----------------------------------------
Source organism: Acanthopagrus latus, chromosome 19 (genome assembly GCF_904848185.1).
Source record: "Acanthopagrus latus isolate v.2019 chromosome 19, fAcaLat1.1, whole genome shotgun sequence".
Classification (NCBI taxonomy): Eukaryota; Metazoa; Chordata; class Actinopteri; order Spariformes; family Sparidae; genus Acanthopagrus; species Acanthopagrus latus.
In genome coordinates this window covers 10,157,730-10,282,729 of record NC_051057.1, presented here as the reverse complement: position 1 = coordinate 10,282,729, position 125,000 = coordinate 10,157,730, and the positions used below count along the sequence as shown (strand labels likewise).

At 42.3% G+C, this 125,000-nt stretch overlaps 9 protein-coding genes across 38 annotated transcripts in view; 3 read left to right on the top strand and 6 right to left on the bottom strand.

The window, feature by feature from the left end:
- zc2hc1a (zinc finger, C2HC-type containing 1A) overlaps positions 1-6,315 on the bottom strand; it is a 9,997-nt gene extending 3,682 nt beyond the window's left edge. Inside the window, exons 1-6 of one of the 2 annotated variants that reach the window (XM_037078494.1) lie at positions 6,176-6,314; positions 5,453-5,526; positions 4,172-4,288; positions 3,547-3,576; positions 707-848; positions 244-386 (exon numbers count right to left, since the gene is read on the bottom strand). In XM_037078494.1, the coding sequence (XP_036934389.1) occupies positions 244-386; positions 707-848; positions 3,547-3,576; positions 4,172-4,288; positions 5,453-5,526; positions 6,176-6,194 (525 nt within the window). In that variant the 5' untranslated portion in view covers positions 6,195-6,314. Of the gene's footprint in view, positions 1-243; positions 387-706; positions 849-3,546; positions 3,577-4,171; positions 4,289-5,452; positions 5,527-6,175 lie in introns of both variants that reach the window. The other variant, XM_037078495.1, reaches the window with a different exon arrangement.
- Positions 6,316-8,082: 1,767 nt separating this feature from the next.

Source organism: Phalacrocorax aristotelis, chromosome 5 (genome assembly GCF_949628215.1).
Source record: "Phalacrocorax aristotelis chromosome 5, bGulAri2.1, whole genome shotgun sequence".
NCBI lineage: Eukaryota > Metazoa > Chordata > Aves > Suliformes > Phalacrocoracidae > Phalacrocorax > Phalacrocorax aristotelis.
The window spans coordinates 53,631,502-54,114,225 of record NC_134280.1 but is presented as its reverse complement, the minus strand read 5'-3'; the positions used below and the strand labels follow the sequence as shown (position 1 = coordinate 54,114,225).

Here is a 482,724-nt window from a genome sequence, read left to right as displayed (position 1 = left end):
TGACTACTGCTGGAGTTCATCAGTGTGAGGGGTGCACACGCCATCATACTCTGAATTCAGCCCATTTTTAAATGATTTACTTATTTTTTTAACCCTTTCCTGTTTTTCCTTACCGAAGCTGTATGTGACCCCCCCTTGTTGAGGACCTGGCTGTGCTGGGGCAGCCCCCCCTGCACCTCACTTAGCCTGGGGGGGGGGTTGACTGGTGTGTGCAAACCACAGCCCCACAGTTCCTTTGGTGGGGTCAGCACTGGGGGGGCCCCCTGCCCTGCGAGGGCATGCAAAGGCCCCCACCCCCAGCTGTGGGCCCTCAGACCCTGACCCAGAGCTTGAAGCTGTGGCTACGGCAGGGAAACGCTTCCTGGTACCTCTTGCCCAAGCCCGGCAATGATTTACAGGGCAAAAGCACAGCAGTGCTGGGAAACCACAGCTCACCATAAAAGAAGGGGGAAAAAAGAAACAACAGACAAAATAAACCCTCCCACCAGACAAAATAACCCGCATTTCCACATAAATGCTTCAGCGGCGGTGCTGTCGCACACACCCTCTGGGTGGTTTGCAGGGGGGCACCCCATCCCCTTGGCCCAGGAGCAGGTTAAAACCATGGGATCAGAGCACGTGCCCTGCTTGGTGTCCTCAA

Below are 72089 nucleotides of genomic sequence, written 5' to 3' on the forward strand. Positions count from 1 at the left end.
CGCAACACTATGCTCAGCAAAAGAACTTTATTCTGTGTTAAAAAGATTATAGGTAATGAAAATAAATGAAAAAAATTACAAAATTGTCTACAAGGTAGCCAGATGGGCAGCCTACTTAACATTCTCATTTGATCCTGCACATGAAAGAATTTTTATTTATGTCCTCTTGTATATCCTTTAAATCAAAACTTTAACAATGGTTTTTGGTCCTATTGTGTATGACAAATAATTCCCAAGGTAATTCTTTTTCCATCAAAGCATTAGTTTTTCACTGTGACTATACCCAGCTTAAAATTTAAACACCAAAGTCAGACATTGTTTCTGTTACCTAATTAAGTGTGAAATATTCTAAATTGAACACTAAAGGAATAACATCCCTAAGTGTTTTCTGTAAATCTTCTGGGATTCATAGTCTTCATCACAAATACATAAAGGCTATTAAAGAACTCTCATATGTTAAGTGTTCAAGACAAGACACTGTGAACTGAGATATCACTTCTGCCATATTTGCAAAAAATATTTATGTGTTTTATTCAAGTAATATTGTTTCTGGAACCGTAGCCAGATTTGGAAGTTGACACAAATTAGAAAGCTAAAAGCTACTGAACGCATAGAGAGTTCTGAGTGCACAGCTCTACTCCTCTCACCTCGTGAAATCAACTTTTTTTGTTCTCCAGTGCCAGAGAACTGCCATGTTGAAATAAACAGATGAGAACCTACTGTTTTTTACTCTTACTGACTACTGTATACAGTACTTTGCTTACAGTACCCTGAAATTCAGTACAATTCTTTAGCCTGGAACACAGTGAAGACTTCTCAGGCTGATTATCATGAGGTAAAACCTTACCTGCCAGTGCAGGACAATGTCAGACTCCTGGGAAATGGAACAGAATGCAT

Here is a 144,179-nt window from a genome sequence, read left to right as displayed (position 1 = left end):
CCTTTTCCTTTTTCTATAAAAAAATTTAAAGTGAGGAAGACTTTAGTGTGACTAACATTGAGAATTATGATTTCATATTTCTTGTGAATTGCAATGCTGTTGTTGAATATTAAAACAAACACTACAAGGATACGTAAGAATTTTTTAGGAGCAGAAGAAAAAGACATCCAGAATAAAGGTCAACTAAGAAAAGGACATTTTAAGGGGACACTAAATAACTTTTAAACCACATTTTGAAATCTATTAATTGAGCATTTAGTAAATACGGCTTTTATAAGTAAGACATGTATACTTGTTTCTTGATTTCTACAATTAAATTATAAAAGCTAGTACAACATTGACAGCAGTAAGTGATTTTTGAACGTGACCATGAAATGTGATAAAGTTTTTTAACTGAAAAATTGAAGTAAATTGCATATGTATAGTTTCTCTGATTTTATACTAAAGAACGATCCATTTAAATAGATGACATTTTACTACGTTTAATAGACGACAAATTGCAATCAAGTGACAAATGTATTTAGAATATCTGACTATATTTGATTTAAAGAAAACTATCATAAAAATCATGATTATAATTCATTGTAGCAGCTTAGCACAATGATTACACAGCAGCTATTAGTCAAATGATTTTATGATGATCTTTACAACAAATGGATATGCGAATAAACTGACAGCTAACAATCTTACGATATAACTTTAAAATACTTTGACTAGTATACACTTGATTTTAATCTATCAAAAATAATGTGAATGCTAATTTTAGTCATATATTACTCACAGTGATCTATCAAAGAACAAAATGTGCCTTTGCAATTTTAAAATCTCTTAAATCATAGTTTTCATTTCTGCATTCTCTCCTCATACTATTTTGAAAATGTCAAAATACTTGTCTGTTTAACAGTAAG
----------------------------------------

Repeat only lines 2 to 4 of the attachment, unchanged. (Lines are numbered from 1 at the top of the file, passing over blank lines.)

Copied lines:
Source record: "Acanthopagrus latus isolate v.2019 chromosome 19, fAcaLat1.1, whole genome shotgun sequence".
Classification (NCBI taxonomy): Eukaryota; Metazoa; Chordata; class Actinopteri; order Spariformes; family Sparidae; genus Acanthopagrus; species Acanthopagrus latus.
In genome coordinates this window covers 10,157,730-10,282,729 of record NC_051057.1, presented here as the reverse complement: position 1 = coordinate 10,282,729, position 125,000 = coordinate 10,157,730, and the positions used below count along the sequence as shown (strand labels likewise).